For the purpose of this article – I will refer to some savers as our “children“, those under our care who have suffered loss while sleeping.
They are the unwitting victims in the collapse in bond markets , including the collapse in value of long-dated and index-linked gilts which a major feature of the lifestyle/path funds selected for them as part of the pension scheme’s “default fund”.
Who and where are the children?
The problem is that the Pensions Regulator has no idea who has been impacted by the toxic versions of lifestyle. The same can be said for the FCA whose problem is the workplace pensions – including legacy stakeholder and group personal pensions that may not have been reviewed for decades.
The trustees of occupational schemes and the IGCs and the GAAs of insurance companies offering workplace pensions or just investment pathways, are tasked with maximising value for members and have a duty to their consumers to explain not just what has gone right, but what has gone wrong.
Right now, we have no idea what has gone wrong. We can see that much value could be lost if a lifestyle strategy opted to protect savers from annuity fluctuations rather than loss of capital
We know that insurers are aware of the need to get savers out of unsuitable gilt based defaults
But we don’t know whether good intentions have transferred into good practice. In short we don’t know how many DC savers have been left behind.
It is not enough for TPR to issue guidance on this matter, it must call on occupational schemes to confirm how their default strategies (whether current or legacy) are invested and how those strategies have protected members over the period of the current economic crisis.
This is not as hard as it seems, using relatively simple analysis of member data – it is possible to see how members in scheme specific default funds have fared over the past eighteen months and identify if a problem exists within the default savings vehicle. Savers who have self-selected funds can be excluded from this analysis.
Such analysis of member data , compares favourably to the creation of net performance tables – which for lifestyle strategies is very hard to do and easy to fudge. Analysis of this kind of problem starts with assessing outcomes and identifying outcomes from the changes in pot values (NAVs).
The Pensions Regulator need not publish the results but it should be able to see where problems are and which schemes need to be focussed on. Where substantial losses have been incurred by savers close to retirement, then members need to know and understand what has happened.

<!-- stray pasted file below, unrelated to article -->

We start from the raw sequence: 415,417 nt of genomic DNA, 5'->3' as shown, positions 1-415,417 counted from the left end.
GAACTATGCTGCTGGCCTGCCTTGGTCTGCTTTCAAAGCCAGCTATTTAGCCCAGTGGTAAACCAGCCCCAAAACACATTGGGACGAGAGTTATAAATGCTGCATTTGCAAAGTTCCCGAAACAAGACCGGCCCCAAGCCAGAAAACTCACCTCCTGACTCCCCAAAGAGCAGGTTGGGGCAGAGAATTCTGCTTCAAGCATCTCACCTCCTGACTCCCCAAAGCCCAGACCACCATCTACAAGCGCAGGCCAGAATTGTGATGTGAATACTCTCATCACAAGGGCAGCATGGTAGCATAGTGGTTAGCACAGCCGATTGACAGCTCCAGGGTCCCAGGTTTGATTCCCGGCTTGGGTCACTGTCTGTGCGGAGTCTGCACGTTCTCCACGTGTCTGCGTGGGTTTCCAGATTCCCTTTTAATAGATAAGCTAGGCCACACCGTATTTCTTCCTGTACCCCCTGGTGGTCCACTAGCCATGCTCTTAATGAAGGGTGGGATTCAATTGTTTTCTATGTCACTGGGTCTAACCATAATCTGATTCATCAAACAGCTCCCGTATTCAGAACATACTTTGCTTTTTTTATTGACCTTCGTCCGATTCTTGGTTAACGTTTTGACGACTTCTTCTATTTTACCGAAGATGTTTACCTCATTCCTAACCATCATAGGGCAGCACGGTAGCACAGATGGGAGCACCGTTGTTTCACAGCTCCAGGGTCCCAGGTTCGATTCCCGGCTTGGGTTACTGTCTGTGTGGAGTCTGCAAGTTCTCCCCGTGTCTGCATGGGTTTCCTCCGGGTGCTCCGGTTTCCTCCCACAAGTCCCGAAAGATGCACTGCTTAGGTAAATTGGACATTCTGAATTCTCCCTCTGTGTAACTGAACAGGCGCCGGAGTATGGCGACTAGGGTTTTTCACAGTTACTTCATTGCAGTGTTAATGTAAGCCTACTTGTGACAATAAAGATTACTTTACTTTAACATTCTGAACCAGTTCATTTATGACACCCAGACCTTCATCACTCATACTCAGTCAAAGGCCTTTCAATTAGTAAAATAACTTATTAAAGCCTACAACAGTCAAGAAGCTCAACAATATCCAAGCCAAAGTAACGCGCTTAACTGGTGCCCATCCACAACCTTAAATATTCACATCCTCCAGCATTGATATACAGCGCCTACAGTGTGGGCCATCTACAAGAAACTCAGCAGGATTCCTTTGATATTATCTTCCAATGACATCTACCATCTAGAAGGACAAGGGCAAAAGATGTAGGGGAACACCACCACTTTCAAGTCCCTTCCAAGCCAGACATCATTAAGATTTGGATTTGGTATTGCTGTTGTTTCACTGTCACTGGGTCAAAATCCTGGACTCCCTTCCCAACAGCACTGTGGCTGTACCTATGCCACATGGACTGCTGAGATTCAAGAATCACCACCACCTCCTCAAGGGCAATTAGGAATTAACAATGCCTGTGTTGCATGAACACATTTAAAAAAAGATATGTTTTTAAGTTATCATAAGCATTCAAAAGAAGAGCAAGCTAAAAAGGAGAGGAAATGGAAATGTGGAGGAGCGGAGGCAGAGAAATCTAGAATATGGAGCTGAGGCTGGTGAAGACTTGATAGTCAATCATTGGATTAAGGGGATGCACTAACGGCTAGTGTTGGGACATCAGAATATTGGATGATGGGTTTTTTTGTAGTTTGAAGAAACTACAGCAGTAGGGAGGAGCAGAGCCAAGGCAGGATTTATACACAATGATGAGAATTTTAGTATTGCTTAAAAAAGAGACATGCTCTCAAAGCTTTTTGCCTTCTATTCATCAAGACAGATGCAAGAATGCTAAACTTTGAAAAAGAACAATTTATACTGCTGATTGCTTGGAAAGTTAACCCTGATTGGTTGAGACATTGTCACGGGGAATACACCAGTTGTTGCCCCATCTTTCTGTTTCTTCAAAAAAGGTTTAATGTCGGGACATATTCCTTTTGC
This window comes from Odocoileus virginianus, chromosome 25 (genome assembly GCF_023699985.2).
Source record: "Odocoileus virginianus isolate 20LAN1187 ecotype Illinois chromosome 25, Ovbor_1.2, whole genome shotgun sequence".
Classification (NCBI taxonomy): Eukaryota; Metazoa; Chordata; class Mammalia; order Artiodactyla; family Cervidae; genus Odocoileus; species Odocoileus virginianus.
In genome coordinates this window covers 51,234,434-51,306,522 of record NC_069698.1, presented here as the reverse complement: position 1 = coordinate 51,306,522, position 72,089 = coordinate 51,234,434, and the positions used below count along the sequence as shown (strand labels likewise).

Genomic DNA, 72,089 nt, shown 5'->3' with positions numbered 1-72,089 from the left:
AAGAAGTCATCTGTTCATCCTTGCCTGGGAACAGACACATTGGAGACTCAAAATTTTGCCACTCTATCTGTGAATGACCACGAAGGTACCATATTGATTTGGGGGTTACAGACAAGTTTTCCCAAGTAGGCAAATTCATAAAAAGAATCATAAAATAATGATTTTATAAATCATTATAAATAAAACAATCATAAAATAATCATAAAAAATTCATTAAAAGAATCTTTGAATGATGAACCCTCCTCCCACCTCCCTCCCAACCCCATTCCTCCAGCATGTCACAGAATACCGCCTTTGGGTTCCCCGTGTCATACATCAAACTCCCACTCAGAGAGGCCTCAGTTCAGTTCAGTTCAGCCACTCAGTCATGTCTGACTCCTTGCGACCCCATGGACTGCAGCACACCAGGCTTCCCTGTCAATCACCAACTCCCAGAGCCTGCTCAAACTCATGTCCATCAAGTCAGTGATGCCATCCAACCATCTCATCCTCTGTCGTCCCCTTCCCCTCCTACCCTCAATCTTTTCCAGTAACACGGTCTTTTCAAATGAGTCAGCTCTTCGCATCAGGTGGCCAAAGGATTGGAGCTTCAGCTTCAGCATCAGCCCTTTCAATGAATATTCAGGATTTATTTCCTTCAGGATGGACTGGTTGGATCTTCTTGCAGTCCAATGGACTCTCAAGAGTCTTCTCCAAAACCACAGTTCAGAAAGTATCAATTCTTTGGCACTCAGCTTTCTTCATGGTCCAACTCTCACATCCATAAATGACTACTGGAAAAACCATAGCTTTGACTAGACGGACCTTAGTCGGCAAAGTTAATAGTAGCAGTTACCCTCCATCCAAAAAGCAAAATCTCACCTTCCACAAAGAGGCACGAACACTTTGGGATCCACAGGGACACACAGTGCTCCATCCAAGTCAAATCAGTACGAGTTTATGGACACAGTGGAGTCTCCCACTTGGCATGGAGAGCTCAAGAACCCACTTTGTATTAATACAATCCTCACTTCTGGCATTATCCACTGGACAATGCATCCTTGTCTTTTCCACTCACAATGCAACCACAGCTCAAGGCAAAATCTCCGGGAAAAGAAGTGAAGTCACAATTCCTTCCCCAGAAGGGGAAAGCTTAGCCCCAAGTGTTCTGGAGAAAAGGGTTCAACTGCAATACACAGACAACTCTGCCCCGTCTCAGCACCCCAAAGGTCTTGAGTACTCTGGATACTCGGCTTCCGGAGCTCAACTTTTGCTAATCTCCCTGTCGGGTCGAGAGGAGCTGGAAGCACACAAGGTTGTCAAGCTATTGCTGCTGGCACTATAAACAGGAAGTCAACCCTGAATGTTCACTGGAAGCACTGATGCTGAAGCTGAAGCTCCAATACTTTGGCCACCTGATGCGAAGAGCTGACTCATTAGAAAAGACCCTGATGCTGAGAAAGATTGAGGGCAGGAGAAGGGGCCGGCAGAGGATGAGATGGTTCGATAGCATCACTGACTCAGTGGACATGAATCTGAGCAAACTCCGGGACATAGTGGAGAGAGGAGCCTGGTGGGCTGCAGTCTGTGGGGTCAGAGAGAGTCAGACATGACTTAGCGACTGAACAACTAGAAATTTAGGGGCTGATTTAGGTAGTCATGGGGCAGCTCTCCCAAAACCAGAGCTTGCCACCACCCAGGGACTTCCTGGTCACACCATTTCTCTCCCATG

It is not good enough to sweep the problem under the carpet, that is a bad way to get rid of risk. Relying on the problem to go away over time doesn’t work when millions of savers will be crystallising pots in the coming years. People need to understand what has happened and prepare for the consequence.
“How do we tell the children?”
The awkward conversation between trustees and members who have found themselves defaulted into disastrous investment strategies is not one being modelled by our communication consultancies. But this is precisely why we need good communications – not as scheme PR but as a means to tell members what has happened and what is being done.
I am aware that there are consequences of transparency and they may include members considering taking action against trustees. I cannot pretend there is not a risk that this might happen. Where there has been negligence, then those who have entrusted their money and been let down, may take action. That is why trustees need PI insurance, no pension trustee (unless they are criminal) sets out to damage their member’s pensions, but sometimes they do – and sometimes they need to be accountable.
It’s tough but “telling the children” is what guardians sometimes have to do. And of course people close to retirement need to be treated not as children but as mature workers.
Precisely the same thing needs to be happening with IGCs and GAAs who should be calling for information across the insured books they look after, identifying areas where savers have been left behind in less modern strategies that don’t reflect how savers take their benefits.